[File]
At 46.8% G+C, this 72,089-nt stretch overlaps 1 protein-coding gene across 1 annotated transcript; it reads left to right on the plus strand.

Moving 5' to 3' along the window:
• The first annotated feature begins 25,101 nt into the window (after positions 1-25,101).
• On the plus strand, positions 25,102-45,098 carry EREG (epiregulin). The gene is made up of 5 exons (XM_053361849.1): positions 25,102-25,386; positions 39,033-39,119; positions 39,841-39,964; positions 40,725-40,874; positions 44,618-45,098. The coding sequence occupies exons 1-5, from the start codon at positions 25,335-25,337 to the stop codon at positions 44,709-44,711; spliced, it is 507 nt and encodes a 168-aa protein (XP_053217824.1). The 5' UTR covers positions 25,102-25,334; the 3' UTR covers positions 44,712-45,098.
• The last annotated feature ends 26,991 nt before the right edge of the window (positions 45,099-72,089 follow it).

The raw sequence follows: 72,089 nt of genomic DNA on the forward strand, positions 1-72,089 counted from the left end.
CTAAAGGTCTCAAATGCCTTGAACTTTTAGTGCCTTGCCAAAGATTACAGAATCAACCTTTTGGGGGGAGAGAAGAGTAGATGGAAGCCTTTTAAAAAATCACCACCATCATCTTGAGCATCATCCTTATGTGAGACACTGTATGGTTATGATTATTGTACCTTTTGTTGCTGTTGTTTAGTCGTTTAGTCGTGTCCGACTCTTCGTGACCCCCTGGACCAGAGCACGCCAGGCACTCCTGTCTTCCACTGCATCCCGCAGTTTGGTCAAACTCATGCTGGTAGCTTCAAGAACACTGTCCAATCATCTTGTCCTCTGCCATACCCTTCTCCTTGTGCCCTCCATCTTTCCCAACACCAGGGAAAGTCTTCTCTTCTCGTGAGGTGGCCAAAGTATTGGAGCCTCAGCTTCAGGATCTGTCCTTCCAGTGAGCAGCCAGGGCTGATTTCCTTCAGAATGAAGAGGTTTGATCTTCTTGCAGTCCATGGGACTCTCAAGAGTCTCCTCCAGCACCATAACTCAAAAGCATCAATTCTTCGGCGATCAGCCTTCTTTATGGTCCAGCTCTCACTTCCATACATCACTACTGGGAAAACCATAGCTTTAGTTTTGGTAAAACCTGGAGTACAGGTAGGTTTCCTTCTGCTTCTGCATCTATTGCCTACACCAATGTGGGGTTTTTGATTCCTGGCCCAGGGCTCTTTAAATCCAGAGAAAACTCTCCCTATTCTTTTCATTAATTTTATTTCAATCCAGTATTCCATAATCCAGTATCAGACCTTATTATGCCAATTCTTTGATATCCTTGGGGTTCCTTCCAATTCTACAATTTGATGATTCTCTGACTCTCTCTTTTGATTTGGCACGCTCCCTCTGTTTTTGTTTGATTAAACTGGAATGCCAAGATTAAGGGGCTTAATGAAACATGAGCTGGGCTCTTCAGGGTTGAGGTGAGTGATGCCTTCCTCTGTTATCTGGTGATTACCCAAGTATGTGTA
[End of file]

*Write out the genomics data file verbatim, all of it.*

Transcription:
At 46.8% G+C, this 72,089-nt stretch overlaps 1 protein-coding gene across 1 annotated transcript; it reads left to right on the plus strand.

Moving 5' to 3' along the window:
• The first annotated feature begins 25,101 nt into the window (after positions 1-25,101).
• On the plus strand, positions 25,102-45,098 carry EREG (epiregulin). The gene is made up of 5 exons (XM_053361849.1): positions 25,102-25,386; positions 39,033-39,119; positions 39,841-39,964; positions 40,725-40,874; positions 44,618-45,098. The coding sequence occupies exons 1-5, from the start codon at positions 25,335-25,337 to the stop codon at positions 44,709-44,711; spliced, it is 507 nt and encodes a 168-aa protein (XP_053217824.1). The 5' UTR covers positions 25,102-25,334; the 3' UTR covers positions 44,712-45,098.
• The last annotated feature ends 26,991 nt before the right edge of the window (positions 45,099-72,089 follow it).

The raw sequence follows: 72,089 nt of genomic DNA on the forward strand, positions 1-72,089 counted from the left end.
CTAAAGGTCTCAAATGCCTTGAACTTTTAGTGCCTTGCCAAAGATTACAGAATCAACCTTTTGGGGGGAGAGAAGAGTAGATGGAAGCCTTTTAAAAAATCACCACCATCATCTTGAGCATCATCCTTATGTGAGACACTGTATGGTTATGATTATTGTACCTTTTGTTGCTGTTGTTTAGTCGTTTAGTCGTGTCCGACTCTTCGTGACCCCCTGGACCAGAGCACGCCAGGCACTCCTGTCTTCCACTGCATCCCGCAGTTTGGTCAAACTCATGCTGGTAGCTTCAAGAACACTGTCCAATCATCTTGTCCTCTGCCATACCCTTCTCCTTGTGCCCTCCATCTTTCCCAACACCAGGGAAAGTCTTCTCTTCTCGTGAGGTGGCCAAAGTATTGGAGCCTCAGCTTCAGGATCTGTCCTTCCAGTGAGCAGCCAGGGCTGATTTCCTTCAGAATGAAGAGGTTTGATCTTCTTGCAGTCCATGGGACTCTCAAGAGTCTCCTCCAGCACCATAACTCAAAAGCATCAATTCTTCGGCGATCAGCCTTCTTTATGGTCCAGCTCTCACTTCCATACATCACTACTGGGAAAACCATAGCTTTAGTTTTGGTAAAACCTGGAGTACAGGTAGGTTTCCTTCTGCTTCTGCATCTATTGCCTACACCAATGTGGGGTTTTTGATTCCTGGCCCAGGGCTCTTTAAATCCAGAGAAAACTCTCCCTATTCTTTTCATTAATTTTATTTCAATCCAGTATTCCATAATCCAGTATCAGACCTTATTATGCCAATTCTTTGATATCCTTGGGGTTCCTTCCAATTCTACAATTTGATGATTCTCTGACTCTCTCTTTTGATTTGGCACGCTCCCTCTGTTTTTGTTTGATTAAACTGGAATGCCAAGATTAAGGGGCTTAATGAAACATGAGCTGGGCTCTTCAGGGTTGAGGTGAGTGATGCCTTCCTCTGTTATCTGGTGATTACCCAAGTATGTGTA